The duty of a brakeman calls him to situations of peril in and about standing as well as moving cars, and this peril is of a nature that is recognized as existing by the railroad authorities, and they have assumed to reduce it as far as they reasonably can by the appliance, among other things, of brakes, not alone on that account, but that is one of the objects. The failure to have the brakes in order may, under these circumstances, be fairly alleged as the cause of the accident.

It is stated also by the counsel for defendant that even if the brakes had been in perfect order, they might not have been set, and if they had not been set this accident would have occurred; and that a failure to set them would have been the failure of a co-employe of the plaintiff for which the defendant would not be responsible. As already stated, the evidence in the case is that it is usual and customary, and the duty of defendant's employes, to set brakes upon a car situated as this one was. If it be usual and customary, I think it may be reasonably presumed that the employes of the defendant would do their duty and set the brakes. Certainly no presumption of a non-performance of their duty ought to be indulged in for the purpose of absolving the defendant from liability arising from the brakes being out of order.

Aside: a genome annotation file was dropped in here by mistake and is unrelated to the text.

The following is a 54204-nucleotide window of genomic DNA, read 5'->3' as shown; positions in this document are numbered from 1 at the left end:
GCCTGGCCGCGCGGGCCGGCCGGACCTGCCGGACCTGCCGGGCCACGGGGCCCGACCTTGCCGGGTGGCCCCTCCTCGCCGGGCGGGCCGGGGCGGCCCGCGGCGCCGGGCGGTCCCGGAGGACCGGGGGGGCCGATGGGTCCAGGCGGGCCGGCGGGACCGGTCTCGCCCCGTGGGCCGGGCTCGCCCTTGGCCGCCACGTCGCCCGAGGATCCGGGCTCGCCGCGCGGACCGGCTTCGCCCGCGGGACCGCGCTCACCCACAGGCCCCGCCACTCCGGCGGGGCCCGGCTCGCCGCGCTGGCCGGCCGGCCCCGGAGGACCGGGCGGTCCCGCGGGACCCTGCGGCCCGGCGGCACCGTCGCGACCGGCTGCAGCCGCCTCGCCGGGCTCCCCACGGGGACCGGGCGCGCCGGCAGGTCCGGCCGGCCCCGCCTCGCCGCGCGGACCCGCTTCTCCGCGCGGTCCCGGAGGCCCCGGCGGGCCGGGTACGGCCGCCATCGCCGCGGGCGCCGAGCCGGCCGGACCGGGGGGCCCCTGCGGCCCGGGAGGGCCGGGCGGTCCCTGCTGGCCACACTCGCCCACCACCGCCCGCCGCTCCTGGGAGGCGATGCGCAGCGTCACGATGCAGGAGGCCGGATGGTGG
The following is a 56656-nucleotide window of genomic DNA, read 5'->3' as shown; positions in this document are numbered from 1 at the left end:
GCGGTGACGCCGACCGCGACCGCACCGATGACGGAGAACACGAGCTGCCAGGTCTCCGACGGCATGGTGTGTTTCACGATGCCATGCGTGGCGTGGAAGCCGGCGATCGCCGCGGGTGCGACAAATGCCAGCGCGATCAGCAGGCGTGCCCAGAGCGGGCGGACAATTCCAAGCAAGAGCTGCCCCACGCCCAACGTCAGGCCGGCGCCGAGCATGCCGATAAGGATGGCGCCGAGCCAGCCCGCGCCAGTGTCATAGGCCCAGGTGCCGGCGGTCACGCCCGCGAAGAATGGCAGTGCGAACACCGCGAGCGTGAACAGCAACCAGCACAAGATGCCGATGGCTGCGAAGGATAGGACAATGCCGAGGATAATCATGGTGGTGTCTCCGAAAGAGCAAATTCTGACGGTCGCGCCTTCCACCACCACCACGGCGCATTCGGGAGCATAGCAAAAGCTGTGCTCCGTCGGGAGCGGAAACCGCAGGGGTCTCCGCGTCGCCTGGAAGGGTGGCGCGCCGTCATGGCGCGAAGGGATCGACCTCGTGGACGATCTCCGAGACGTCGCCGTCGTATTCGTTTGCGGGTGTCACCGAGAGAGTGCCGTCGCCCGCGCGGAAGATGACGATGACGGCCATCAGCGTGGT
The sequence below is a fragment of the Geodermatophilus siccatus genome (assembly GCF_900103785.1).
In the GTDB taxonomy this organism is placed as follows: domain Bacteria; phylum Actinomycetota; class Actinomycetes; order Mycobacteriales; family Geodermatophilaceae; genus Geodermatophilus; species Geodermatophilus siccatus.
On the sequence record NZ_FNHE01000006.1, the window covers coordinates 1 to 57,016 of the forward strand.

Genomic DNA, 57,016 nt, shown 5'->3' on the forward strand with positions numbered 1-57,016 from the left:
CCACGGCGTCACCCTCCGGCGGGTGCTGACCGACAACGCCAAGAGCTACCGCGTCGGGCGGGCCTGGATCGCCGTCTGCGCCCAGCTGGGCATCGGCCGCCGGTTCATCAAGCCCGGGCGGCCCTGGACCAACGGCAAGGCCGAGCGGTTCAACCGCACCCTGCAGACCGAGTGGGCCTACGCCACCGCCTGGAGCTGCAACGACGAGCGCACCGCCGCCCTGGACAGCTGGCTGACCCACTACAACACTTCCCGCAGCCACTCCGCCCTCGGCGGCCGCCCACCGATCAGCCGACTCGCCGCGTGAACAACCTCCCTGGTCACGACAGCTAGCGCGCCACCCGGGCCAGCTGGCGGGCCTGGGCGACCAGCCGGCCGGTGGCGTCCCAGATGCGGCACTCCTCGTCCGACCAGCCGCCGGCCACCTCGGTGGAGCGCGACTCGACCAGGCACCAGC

It is true that it cannot be said with absolute certainty that if the brakes had been in good condition and properly set, and the collision had occurred, that no injury to plaintiff would have followed. But that conclusion certainly may be reached with reasonable probability from the facts testified to on the part of the plaintiff. In this way (if his evidence be true), we think it may be said that the failure to have the brakes in good condition does bear such a relation to the happening of the accident as to make it a question of fact for the jury to determine upon all the evidence in the case whether this injury would have occurred if the brakes had been in good order and properly set. Even if it could not with absolute certainty be said that it would not have happened but for the omission of the defendant to have the brakes in proper order, yet assuming the evidence on the part of the plaintiff to be true, it would seem as if there were sufficient to go to the jury upon that question. Absolute certainty is not attainable in this class of cases, and is not requisite, in our judgment, before submitting the inferences to be deduced from the facts to the jury.